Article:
:20:07.:20:09.

the rules, in particular, how they treat their customers. This place

:20:10.:20:14.

has got new powers, like the ability to ban products it does not like, a

:20:15.:20:18.

new mandate to promote competition in the market, the concept being,

:20:19.:20:22.

more competition means a better market, plus the idea that a new

:20:23.:20:27.

organisation rings a whole new culture. Although these are the old

:20:28.:20:34.

offices of the FSA, so maybe not quite so new after all. It has also

:20:35.:20:39.

inherited the case of the Co-op bank and its disgraced former chairman

:20:40.:20:43.

the Reverend Paul Flowers. The SCA will be part of the investigation

:20:44.:20:46.

into what happened, which will probably involve looking at its own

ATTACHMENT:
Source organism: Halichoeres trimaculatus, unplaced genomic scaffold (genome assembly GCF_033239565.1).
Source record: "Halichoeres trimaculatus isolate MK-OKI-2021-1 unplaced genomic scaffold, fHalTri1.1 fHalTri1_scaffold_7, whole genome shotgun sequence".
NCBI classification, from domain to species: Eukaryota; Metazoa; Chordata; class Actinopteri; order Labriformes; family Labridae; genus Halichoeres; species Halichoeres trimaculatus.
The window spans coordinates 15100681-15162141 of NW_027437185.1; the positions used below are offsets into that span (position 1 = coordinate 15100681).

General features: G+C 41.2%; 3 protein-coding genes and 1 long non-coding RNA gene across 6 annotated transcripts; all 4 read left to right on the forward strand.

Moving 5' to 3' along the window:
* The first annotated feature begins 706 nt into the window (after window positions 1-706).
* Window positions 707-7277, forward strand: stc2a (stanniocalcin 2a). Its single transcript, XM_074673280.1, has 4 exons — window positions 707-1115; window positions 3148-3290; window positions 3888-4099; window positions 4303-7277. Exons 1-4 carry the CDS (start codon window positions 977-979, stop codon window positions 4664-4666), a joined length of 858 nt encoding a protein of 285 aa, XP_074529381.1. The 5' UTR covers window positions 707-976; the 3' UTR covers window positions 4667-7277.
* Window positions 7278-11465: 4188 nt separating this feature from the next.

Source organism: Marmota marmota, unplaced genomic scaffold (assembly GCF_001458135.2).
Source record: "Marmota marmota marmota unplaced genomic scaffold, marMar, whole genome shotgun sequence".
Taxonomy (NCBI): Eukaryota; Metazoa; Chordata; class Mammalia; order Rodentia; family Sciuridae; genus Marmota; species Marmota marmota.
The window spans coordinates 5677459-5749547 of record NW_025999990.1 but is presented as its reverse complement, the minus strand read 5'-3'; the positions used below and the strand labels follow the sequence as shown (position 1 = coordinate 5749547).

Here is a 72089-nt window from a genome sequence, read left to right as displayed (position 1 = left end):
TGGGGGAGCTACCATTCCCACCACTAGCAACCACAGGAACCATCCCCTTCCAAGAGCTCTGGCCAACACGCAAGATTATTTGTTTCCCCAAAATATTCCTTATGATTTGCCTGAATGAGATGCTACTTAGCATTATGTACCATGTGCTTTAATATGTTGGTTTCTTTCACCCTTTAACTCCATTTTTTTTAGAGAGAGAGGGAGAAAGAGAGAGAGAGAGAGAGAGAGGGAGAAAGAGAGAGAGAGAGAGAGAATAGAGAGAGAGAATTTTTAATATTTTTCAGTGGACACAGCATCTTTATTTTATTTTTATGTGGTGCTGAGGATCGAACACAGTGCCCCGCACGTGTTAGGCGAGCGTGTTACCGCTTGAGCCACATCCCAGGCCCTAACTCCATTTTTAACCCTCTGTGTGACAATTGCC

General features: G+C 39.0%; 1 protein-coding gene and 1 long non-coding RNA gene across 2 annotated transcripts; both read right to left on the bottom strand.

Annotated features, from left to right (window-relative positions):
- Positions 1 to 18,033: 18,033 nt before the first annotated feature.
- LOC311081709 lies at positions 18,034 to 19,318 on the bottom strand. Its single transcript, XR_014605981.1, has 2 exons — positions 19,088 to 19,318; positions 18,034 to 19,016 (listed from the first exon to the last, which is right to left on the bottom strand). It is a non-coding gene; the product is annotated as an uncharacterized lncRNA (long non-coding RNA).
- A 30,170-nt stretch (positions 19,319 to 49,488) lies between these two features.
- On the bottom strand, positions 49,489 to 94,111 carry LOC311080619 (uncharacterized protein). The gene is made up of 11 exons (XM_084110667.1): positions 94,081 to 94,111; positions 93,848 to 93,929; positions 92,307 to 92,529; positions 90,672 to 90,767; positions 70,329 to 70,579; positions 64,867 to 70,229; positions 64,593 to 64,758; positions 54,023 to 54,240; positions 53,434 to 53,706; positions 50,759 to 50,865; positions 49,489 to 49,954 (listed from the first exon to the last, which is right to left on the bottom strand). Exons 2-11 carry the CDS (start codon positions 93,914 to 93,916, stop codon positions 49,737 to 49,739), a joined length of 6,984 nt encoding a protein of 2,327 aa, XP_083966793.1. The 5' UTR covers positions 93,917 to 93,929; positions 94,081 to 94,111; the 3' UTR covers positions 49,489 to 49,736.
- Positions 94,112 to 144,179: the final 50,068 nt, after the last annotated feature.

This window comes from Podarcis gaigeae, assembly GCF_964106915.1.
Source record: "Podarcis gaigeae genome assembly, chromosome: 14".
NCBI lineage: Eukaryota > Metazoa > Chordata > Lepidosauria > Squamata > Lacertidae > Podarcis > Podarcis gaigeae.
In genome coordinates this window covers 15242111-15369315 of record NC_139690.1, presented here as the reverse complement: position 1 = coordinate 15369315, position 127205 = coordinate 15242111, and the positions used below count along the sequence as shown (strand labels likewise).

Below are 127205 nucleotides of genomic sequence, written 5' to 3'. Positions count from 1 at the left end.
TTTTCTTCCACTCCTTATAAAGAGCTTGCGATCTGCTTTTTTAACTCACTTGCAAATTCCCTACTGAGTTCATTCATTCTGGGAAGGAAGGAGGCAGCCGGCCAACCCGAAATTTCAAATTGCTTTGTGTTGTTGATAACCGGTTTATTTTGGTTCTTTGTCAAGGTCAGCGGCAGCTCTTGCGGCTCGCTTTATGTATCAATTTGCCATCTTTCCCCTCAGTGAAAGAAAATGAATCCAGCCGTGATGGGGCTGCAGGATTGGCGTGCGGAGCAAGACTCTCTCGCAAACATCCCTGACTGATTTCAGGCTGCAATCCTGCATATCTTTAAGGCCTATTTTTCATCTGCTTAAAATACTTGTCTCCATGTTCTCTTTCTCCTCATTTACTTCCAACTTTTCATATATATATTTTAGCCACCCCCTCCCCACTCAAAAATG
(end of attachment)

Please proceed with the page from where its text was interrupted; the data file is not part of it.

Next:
:20:47.:20:51.

conduct. One member of the Parliamentary commission into

:20:52.:20:55.

banking wonders whether the new regulator, and its new boss, are up

:20:56.:21:00.

to it. I have always said, it is not the architecture which is the issue,

:21:01.:21:05.

it is the powers that the regulator has, and today, it does not seem to

:21:06.:21:09.

me as if there is any increase in that. And with the unfolding scandal

:21:10.:21:15.

at the Co-op, it feels like the new architecture for regulating the City

:21:16.:21:22.

is now facing its first big test. And the chief executive of the

:21:23.:21:24.

Financial Conduct Authority, the SCA, Martin Wheatley, joins me now.

:21:25.:21:31.

Welcome to The Sunday Politics. The failure of bank regulation was one

:21:32.:21:34.

of the clearest lessons of the crash in 2008, and yet two years later, in

:21:35.:21:40.

2010, Paul Flowers is allowed to become chairman of the Co-op - why

:21:41.:21:45.

have we still not got the regulation right? We have made a lot of changes

:21:46.:21:50.

since then. We have created a new regulator, as you know. At the time,

:21:51.:21:54.

we still had a process which allowed somebody to be appointed to a bank

:21:55.:21:58.

and they would go through a challenge, but in the case of Paul

:21:59.:22:02.

Flowers, there was no need for an additional challenge when he was

:22:03.:22:04.